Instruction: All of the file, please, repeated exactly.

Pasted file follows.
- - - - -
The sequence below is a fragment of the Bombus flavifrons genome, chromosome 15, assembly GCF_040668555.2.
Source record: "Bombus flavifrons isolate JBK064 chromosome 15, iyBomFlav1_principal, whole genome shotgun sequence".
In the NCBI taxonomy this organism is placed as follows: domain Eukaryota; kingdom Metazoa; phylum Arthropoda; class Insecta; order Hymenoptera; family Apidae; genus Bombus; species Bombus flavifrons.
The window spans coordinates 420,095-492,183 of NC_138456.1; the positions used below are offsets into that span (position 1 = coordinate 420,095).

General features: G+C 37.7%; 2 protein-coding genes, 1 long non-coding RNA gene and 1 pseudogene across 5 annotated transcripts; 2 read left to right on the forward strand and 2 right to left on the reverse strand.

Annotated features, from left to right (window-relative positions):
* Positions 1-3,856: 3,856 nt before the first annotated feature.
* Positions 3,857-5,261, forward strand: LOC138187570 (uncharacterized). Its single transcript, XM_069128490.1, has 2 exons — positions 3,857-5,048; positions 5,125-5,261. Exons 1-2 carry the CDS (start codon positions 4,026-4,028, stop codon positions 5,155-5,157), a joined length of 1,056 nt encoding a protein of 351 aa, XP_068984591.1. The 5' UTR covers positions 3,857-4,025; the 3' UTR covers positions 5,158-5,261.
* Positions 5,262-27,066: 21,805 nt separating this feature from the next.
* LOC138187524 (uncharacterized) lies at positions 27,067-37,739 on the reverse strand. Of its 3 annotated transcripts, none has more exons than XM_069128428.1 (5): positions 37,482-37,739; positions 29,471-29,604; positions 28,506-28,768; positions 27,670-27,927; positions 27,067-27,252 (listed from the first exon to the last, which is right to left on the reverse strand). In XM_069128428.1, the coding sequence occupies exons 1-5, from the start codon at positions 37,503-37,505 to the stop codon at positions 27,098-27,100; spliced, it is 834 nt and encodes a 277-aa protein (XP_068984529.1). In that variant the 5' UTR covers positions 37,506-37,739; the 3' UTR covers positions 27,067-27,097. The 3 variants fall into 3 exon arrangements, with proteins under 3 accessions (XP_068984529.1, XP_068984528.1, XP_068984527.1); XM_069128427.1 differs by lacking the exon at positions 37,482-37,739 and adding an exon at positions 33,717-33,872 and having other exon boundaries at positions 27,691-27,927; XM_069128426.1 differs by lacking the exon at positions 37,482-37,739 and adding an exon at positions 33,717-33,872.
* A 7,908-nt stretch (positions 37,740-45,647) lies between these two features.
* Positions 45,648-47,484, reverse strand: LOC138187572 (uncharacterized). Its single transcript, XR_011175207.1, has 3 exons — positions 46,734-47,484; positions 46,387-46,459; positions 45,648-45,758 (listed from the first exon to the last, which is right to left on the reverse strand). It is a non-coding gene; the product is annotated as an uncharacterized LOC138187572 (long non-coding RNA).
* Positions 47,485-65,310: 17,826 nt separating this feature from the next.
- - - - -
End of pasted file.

The sequence below is a fragment of the Bombus flavifrons genome, chromosome 15, assembly GCF_040668555.2.
Source record: "Bombus flavifrons isolate JBK064 chromosome 15, iyBomFlav1_principal, whole genome shotgun sequence".
In the NCBI taxonomy this organism is placed as follows: domain Eukaryota; kingdom Metazoa; phylum Arthropoda; class Insecta; order Hymenoptera; family Apidae; genus Bombus; species Bombus flavifrons.
The window spans coordinates 420,095-492,183 of NC_138456.1; the positions used below are offsets into that span (position 1 = coordinate 420,095).

General features: G+C 37.7%; 2 protein-coding genes, 1 long non-coding RNA gene and 1 pseudogene across 5 annotated transcripts; 2 read left to right on the forward strand and 2 right to left on the reverse strand.

Annotated features, from left to right (window-relative positions):
* Positions 1-3,856: 3,856 nt before the first annotated feature.
* Positions 3,857-5,261, forward strand: LOC138187570 (uncharacterized). Its single transcript, XM_069128490.1, has 2 exons — positions 3,857-5,048; positions 5,125-5,261. Exons 1-2 carry the CDS (start codon positions 4,026-4,028, stop codon positions 5,155-5,157), a joined length of 1,056 nt encoding a protein of 351 aa, XP_068984591.1. The 5' UTR covers positions 3,857-4,025; the 3' UTR covers positions 5,158-5,261.
* Positions 5,262-27,066: 21,805 nt separating this feature from the next.
* LOC138187524 (uncharacterized) lies at positions 27,067-37,739 on the reverse strand. Of its 3 annotated transcripts, none has more exons than XM_069128428.1 (5): positions 37,482-37,739; positions 29,471-29,604; positions 28,506-28,768; positions 27,670-27,927; positions 27,067-27,252 (listed from the first exon to the last, which is right to left on the reverse strand). In XM_069128428.1, the coding sequence occupies exons 1-5, from the start codon at positions 37,503-37,505 to the stop codon at positions 27,098-27,100; spliced, it is 834 nt and encodes a 277-aa protein (XP_068984529.1). In that variant the 5' UTR covers positions 37,506-37,739; the 3' UTR covers positions 27,067-27,097. The 3 variants fall into 3 exon arrangements, with proteins under 3 accessions (XP_068984529.1, XP_068984528.1, XP_068984527.1); XM_069128427.1 differs by lacking the exon at positions 37,482-37,739 and adding an exon at positions 33,717-33,872 and having other exon boundaries at positions 27,691-27,927; XM_069128426.1 differs by lacking the exon at positions 37,482-37,739 and adding an exon at positions 33,717-33,872.
* A 7,908-nt stretch (positions 37,740-45,647) lies between these two features.
* Positions 45,648-47,484, reverse strand: LOC138187572 (uncharacterized). Its single transcript, XR_011175207.1, has 3 exons — positions 46,734-47,484; positions 46,387-46,459; positions 45,648-45,758 (listed from the first exon to the last, which is right to left on the reverse strand). It is a non-coding gene; the product is annotated as an uncharacterized LOC138187572 (long non-coding RNA).
* Positions 47,485-65,310: 17,826 nt separating this feature from the next.